In certain parts of Texas, plaintiffs seek to avoid being in federal court at all costs. Today, the 5th Circuit clarified a procedural hurdle to that tactic in a small category of cases.
In Taylor v. Bailey Tool & Manufacturing (5th Cir. 3/10/14), plaintiff originally filed suit in state court alleging only violations of the Texas anti-discrimination statute. Unfortunately, for the plaintiff, the claim was not timely filed. Later plaintiff amended to add Title VII and a Section 1981 claim.
Defendant removed and moved to dismiss arguing all claims were untimely. Both parties agreed that the state claims were untimely. Both parties also agreed that whether the federal claims were timely depended on whether Federal Rule of Civil Procedure 15(c) or the Texas relation back rule, TEX. CIV. PRAC. & REM. CODE ANN. § 16.068 applied.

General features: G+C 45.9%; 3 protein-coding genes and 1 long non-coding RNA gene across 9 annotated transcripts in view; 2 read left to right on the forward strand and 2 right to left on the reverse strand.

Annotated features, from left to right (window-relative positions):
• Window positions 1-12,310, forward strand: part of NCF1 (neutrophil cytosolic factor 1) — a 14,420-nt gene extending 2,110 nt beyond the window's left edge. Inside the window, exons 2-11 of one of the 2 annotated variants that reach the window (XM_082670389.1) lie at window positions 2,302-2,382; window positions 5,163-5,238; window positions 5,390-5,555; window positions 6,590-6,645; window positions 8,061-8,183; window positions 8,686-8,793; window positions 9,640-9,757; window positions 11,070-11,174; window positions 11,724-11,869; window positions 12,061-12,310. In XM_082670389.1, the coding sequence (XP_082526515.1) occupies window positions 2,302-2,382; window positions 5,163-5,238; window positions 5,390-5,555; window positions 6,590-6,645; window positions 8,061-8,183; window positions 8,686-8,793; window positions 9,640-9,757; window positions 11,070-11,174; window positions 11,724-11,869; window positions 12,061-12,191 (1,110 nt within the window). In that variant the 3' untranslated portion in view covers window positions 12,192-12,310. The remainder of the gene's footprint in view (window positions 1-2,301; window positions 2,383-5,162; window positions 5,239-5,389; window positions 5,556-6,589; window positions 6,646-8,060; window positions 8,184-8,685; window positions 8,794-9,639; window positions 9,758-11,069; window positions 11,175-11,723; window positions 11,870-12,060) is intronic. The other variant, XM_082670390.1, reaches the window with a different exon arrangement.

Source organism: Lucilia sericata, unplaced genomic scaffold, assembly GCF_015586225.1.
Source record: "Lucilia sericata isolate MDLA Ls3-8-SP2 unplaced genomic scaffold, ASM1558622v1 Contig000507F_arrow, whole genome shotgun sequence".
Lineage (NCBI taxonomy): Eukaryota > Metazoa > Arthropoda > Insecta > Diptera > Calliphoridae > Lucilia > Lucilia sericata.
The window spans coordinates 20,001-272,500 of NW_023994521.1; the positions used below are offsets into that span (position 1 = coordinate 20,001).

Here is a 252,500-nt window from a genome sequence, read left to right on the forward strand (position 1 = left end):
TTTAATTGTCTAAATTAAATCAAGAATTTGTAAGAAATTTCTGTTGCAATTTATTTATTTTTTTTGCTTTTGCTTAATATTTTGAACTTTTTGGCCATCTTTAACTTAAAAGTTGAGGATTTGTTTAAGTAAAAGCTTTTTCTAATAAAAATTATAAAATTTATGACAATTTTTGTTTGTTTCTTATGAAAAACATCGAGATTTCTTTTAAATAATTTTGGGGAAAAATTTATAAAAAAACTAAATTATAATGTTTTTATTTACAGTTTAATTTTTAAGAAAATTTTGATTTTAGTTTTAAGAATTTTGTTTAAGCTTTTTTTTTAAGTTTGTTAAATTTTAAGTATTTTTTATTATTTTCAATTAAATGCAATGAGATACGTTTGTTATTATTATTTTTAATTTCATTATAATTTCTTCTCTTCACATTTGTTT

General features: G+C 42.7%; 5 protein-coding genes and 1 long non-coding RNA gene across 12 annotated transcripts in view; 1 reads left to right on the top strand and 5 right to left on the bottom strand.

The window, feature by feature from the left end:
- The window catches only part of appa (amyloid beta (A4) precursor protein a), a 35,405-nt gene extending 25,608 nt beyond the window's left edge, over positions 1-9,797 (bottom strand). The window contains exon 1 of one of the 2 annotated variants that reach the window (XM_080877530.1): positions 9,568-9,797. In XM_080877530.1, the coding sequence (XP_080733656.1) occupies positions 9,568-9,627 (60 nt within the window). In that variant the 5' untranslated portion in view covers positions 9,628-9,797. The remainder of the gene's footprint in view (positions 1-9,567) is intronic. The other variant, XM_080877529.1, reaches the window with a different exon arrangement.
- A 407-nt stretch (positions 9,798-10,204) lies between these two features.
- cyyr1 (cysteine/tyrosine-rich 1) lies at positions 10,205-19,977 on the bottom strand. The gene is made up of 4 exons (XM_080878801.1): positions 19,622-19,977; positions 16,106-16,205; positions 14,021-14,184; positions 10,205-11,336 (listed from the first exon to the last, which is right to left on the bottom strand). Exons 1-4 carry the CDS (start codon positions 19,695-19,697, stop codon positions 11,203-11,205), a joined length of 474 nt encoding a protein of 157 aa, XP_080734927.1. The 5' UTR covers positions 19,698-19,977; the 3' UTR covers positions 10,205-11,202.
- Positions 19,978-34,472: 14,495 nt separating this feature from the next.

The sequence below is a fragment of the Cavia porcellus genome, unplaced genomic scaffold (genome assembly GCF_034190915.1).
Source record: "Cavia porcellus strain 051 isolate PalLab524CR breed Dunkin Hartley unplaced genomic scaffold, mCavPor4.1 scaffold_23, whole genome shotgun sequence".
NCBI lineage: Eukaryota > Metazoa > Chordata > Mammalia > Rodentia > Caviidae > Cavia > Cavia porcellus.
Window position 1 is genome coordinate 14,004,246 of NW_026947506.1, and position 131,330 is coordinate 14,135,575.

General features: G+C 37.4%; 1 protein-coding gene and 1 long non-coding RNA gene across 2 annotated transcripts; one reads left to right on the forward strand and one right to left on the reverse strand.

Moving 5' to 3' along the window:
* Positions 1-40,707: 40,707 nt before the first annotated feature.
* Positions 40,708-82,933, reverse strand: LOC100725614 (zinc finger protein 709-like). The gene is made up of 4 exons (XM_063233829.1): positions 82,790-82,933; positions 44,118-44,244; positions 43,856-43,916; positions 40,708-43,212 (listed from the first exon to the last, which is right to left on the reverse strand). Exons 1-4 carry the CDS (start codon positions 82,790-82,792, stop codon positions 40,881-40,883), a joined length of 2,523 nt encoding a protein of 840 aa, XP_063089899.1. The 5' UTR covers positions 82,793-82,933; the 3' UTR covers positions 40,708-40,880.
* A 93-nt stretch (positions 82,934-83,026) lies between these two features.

If Rule 15(c) applied, the federal claims, even though filed after the federal statute of limitations would be timely because they would relate back to the filing of the original claim. On the other hand, if the Texas rule applied, they would not be timely because § 16.068 prohibits relation back if the cause of action would have been subject to a plea of limitation when filed.
The 5th Circuit joined the two other circuits (the 6th and 9th) that had ruled on this matter, holding that the state rule applied, thus barring the claim.
The net result is that plaintiffs will have to make sure that their state claim is timely if they want to avoid federal court.
A simple and straight forward, but important, holding.